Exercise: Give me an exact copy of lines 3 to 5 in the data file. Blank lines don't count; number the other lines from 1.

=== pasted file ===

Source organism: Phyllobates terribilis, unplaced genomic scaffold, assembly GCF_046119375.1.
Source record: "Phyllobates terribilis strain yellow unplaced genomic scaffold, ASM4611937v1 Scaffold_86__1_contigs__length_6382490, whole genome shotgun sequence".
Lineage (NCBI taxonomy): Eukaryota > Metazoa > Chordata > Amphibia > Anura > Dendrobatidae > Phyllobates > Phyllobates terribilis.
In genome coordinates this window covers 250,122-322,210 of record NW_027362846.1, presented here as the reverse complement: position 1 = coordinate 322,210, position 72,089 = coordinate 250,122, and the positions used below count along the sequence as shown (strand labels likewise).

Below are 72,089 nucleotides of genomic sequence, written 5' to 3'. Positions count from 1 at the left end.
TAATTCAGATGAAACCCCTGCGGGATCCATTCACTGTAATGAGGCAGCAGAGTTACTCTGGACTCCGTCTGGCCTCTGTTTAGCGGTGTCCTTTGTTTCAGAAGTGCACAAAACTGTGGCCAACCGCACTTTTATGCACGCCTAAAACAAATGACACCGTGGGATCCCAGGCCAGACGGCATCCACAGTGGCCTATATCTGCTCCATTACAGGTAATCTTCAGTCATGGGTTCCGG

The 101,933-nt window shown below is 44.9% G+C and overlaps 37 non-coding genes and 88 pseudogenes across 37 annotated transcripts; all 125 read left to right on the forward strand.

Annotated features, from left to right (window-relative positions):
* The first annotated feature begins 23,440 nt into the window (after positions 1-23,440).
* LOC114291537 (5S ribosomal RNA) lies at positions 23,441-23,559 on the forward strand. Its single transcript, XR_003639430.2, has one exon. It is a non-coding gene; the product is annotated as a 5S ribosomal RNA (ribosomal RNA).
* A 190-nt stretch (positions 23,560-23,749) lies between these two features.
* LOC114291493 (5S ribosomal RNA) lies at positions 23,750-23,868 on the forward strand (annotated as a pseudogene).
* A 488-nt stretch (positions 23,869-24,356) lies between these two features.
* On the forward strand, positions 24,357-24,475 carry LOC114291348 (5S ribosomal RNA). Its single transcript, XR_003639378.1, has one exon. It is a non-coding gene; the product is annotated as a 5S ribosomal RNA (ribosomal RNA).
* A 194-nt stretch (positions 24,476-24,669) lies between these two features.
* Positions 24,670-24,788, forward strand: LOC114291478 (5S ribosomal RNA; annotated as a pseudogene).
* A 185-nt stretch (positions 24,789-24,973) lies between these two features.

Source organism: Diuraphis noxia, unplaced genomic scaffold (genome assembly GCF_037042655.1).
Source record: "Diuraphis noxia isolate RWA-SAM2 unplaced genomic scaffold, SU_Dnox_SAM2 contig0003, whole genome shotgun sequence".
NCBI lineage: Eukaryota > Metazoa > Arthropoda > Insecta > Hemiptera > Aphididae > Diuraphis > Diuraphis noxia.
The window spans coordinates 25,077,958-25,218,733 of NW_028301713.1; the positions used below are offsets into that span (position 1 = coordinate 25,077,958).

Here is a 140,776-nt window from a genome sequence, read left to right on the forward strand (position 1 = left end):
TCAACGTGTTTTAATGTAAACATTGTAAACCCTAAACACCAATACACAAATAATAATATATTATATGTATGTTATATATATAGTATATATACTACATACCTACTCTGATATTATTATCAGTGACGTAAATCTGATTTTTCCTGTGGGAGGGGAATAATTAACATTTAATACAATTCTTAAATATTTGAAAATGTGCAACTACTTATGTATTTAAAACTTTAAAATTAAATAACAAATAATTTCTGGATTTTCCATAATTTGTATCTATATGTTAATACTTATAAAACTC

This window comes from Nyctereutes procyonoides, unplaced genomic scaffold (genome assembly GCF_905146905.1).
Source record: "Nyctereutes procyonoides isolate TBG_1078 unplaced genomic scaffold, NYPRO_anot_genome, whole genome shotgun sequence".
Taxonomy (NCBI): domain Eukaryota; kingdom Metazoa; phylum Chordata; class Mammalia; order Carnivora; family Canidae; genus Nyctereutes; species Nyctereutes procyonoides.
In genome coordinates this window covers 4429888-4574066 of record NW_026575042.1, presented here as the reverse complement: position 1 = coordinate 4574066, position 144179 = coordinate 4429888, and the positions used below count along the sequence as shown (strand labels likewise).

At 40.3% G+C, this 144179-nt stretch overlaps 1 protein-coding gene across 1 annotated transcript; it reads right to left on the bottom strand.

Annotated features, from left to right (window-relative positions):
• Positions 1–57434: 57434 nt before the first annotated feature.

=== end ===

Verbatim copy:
Lineage (NCBI taxonomy): Eukaryota > Metazoa > Chordata > Amphibia > Anura > Dendrobatidae > Phyllobates > Phyllobates terribilis.
In genome coordinates this window covers 250,122-322,210 of record NW_027362846.1, presented here as the reverse complement: position 1 = coordinate 322,210, position 72,089 = coordinate 250,122, and the positions used below count along the sequence as shown (strand labels likewise).

Below are 72,089 nucleotides of genomic sequence, written 5' to 3'. Positions count from 1 at the left end.